UPS expands 3-D printing network to 60 U.S. retail sites
SAP contributes software to help users create digital inventories and schedule on-demand manufacturing.
By Ben Ames
UPS Inc. will partner with business software vendor SAP SE to launch a nationwide network of 3-D printers for customers who want to create rapid prototypes or replacement parts for on-demand delivery, the companies said yesterday.
The new form of what the companies called "distributed manufacturing" could allow users to quickly create unique parts and have them delivered to nearby addresses for less cost and time than shipping the items nationwide from a central warehouse, the companies said.
The service will be available at more than 60 locations of the Atlanta-based logistics provider's The UPS Store retail storefronts, and at a 3-D printing factory in Louisville, Ky., run by Fast Radius LLC, a Chamblee, Ga., startup funded in part by UPS' venture capital arm.
Germany-based SAP's role will be to provide front-end software that helps users decide which parts are appropriate for printing, based on business variables such as the costs of digitizing designs, certifying part quality, and shipping and tax fees, said Gil Perez, SAP's senior vice president for digital assets and Internet of Things (IoT) and general manager, connected vehicles and IoT security.
UPS launched a 3-D printing pilot program in 2013 with six locations, and had announced plans in 2014 to add nearly 100 sites. About 60 have opened so far, the company said.
Under the new plan, users can create parts by placing their 3-D printing orders through the Fast Radius website, which sends each job to one of the 3-D printer sites based on the speed, geography, and product quality required.
For example, rush orders could be shipped the same day from a regional UPS Store that creates low-resolution models or prototypes, while an industrial-quality part would have to be printed from more durable materials at the Louisville factory, said Alan Amling, vice president for marketing at UPS Global Logistics and Distribution.
UPS is pitching 3-D printing as a way for users to reduce warehouse inventory by being able to create parts on-site rather than ordering them and have them sit in stock. This is especially true when it comes to parts that, for various reasons, aren't in high demand yet sit on shelves, Amling said. "UPS has more than 900 field stocking locations around the world, but a lot of that inventory doesn't turn over because the platform that uses those parts has been discontinued," he said. "Using 3-D printing, we could take that storage cost off the books, and turn those parts from physical into digital inventory."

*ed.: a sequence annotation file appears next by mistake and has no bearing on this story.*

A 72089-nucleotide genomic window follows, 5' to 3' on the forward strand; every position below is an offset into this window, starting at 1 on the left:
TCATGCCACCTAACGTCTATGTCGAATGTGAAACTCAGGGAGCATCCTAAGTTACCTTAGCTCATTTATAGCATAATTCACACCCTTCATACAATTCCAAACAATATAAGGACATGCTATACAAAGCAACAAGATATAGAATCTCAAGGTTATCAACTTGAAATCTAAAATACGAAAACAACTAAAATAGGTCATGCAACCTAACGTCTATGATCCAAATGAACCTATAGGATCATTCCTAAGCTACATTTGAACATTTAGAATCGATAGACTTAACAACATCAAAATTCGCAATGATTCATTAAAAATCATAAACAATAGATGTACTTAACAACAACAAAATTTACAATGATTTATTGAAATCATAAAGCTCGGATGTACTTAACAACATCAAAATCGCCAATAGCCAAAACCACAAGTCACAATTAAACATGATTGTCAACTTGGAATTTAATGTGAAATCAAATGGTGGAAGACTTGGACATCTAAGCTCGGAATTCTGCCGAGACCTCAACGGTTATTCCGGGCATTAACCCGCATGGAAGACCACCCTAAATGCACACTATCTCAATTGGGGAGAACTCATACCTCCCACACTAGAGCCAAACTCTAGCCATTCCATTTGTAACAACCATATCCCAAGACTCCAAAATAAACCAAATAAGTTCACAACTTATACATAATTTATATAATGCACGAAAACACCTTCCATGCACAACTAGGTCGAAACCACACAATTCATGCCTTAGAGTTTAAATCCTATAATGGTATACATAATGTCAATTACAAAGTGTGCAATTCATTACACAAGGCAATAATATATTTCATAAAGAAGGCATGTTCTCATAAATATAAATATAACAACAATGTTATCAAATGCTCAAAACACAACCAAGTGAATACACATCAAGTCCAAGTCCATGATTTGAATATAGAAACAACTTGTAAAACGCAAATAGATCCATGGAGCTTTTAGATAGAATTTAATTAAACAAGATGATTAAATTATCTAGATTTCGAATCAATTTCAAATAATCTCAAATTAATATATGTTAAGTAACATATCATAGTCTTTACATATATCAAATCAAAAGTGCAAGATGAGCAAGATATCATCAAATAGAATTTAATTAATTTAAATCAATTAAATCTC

Another business application could be reducing maintenance, repair, and operations (MRO) costs, he said. Vendors could fulfill their service contracts by promising next-day delivery of broken parts by using 3-D printers to create replacement parts for a computer server, MRI machine, or other device.
Although a distributed 3-D printing network may offer new cost savings for business customers, the practice could also be a drag on UPS' delivery revenues, one expert warned. For each customer that 3-D prints an item close to its ultimate destination, UPS loses a long-distance shipping fee, Paul Steiner, vice president for strategic analysis at Spend Management Experts, said in an emailed comment.
"There could possibly be a trade down of UPS products since parts will be 3-D printed as close to the customer as possible," Steiner said. "For example, instead of utilizing air services for last-minute parts replenishment, UPS Ground or UPS Freight could be used."
UPS recoups some of that loss by owning the 3-D printing network as well, but the company will have to carefully price the service to maintain its overall profits without making 3-D printing cost-prohibitive to customers, he said.
About the Author
Ben Ames has spent 20 years as a journalist since starting out as a daily newspaper reporter in Pennsylvania in 1995. From 1999 forward, he has focused on business and technology reporting for a number of trade journals, beginning when he joined Design News and Modern Materials Handling magazines. Ames is author of the trail guide "Hiking Massachusetts" and is a graduate of the Columbia School of Journalism.
More articles by Ben Ames
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